Luther’s lack of black friends ‘doesn’t feel authentic’, BBC diversity chief says

TV detective Luther “doesn’t feel authentic” because he has no black friends and doesn’t eat Caribbean food, a BBC diversity boss has suggested.

Idris Elba plays detective Luther in the critically-acclaimed BBC drama of the same name, which has ran for five seasons since 2010.

Elba was praised by BBC creative diversity chief Miranda Wayland for playing a “really strong, black character lead” during the MIPTV conference on Wednesday.

Idris Elba during a photo call for Luther series 5, at the Courthouse Hotel in Shoreditch, London. PRESS ASSOCIATION Photo. Picture date: Tuesday December 11th, 2018. Photo credit should read: Matt Crossick/PA Wire
Idris Elba plays the embattled detective Luther

She added though that by the second series, she was questioning the character’s authenticity.

Ms Wayland said that TV bosses must ensure that black characters are supported by an environment and culture that is “absolutely reflective” of their background.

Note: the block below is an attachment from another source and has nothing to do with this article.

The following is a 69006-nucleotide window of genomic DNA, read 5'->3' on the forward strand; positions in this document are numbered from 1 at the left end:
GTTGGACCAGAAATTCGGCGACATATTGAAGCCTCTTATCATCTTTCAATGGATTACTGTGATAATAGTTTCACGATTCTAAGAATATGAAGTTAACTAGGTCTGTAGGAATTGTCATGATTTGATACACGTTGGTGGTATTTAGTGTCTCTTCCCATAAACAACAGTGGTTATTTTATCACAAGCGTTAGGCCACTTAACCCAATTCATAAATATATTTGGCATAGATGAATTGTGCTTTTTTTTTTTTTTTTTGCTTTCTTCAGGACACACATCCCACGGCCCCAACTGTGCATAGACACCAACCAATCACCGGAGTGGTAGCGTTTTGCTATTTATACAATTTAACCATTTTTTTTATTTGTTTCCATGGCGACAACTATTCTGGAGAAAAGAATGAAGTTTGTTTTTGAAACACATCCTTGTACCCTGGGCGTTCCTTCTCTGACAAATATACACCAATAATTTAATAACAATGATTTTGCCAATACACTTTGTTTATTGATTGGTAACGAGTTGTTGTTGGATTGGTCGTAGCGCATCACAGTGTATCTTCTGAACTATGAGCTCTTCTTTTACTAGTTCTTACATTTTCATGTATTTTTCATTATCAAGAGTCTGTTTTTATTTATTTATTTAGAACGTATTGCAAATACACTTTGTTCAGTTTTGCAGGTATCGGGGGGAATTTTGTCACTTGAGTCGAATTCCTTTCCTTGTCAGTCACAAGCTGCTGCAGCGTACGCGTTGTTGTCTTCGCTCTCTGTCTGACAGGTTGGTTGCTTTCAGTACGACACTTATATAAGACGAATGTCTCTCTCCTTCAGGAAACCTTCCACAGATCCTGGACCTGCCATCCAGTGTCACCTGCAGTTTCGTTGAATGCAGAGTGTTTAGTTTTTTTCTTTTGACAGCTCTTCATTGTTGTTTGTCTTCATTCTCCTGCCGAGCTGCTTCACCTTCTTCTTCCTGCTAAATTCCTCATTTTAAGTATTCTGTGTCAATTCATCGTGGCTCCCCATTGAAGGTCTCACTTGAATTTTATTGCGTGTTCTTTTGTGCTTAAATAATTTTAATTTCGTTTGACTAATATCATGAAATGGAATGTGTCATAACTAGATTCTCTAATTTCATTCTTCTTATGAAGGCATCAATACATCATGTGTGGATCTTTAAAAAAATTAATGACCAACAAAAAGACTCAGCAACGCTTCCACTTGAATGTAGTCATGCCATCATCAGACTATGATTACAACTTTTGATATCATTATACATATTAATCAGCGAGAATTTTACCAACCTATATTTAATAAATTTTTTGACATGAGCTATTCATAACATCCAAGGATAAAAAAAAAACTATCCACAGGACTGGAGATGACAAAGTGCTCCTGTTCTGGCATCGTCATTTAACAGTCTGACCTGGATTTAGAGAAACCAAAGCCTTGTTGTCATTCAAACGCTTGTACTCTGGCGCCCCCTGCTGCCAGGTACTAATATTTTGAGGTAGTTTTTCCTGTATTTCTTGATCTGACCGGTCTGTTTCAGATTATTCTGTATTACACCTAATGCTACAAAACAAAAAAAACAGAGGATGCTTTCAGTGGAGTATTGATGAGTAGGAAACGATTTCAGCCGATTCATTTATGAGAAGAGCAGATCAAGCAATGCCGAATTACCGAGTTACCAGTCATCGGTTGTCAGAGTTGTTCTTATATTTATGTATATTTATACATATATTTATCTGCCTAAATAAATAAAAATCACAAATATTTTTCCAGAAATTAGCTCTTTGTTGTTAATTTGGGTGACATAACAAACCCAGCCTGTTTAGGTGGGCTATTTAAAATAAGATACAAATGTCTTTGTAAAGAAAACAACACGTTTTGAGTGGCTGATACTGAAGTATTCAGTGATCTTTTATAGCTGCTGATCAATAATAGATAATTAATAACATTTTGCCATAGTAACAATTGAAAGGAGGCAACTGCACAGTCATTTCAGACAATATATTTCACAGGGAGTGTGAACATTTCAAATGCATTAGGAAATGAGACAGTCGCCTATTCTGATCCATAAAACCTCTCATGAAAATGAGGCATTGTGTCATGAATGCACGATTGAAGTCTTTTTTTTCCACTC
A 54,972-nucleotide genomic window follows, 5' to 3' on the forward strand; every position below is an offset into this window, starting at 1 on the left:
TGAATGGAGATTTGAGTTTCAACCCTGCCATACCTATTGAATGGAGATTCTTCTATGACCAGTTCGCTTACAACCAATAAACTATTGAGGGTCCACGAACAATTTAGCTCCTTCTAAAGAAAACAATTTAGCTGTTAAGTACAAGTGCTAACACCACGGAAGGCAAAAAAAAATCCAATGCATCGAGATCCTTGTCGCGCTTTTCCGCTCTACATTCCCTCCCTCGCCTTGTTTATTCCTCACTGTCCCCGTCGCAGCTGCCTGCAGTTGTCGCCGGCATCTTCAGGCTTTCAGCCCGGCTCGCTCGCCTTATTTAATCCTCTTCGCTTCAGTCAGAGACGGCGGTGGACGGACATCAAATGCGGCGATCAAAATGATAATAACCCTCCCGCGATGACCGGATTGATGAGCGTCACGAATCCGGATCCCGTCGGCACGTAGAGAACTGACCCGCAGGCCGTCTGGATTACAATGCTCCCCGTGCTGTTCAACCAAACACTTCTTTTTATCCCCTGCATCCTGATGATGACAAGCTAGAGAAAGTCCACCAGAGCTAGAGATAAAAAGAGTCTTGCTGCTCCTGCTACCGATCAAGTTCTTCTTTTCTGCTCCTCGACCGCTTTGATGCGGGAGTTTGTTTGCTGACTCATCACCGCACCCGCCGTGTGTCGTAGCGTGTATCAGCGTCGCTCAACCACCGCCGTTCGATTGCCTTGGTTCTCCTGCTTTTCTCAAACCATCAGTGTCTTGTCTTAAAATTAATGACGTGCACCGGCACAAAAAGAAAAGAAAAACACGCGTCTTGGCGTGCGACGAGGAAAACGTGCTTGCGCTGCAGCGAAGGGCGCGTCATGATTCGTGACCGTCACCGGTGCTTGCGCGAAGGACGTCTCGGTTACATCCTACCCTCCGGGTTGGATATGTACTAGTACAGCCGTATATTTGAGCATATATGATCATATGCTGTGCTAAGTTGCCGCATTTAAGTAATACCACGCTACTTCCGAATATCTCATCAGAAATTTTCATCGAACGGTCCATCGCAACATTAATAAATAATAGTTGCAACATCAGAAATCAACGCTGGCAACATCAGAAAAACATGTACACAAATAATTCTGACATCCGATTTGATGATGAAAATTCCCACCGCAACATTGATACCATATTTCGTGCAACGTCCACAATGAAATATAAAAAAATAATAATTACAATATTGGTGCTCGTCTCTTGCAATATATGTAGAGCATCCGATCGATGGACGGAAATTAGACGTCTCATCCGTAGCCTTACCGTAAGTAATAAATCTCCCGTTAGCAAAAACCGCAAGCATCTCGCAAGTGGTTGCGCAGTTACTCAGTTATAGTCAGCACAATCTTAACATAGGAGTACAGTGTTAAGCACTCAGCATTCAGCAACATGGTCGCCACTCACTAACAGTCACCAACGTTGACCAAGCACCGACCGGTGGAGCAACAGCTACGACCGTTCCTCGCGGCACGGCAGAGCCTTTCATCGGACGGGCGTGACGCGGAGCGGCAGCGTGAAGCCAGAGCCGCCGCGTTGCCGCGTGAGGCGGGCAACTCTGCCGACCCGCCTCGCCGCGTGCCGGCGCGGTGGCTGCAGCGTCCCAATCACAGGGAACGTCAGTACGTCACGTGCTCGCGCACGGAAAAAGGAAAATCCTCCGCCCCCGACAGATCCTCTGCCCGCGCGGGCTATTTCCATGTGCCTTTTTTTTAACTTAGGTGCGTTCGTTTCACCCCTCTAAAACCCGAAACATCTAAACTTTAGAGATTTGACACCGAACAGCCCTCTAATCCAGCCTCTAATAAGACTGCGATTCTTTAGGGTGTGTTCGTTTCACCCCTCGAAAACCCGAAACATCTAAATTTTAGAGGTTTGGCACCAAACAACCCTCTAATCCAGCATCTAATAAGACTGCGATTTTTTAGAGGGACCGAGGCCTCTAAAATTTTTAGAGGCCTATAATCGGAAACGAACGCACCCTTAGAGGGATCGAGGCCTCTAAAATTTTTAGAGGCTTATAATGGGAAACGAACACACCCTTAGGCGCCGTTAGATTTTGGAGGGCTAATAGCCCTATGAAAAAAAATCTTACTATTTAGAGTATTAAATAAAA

She said: “When it first came out, everybody loved the fact that Idris Elba was in there. A really strong, black character lead. We all fell in love with Luther. Who didn’t, right?

“But after you got into about the second series, you were kind of like ‘okay, actually he doesn’t have any black friends, he doesn’t eat any Caribbean food, this doesn’t feel authentic’.

More from Idris Elba

“So I think it is great having those big landmark shows with those key characters, but it is about making sure that everything around them – their environment, their culture, the set – is absolutely reflective.”

A BBC spokeswoman said: “Luther is a multi-award-winning crime drama series and the iconic role of DCI John Luther has become one of TV’s most powerful detective characters, of which we are tremendously proud.

Subscribe to the Backstage podcast on Apple Podcasts, Google Podcasts, Spotify, Spreaker

“The BBC is committed to its continued investment in diversity and recent BBC One dramas I May Destroy You and Small Axe are testament to that.”

An additional statement added: “Of course people can have open discussions about our shows but that doesn’t mean it’s a statement of policy.”

Ms Wayland has been the BBC’s head of creative diversity since February 2020, and was appointed as part of the corporation’s commitment to deliver more on-air diversity.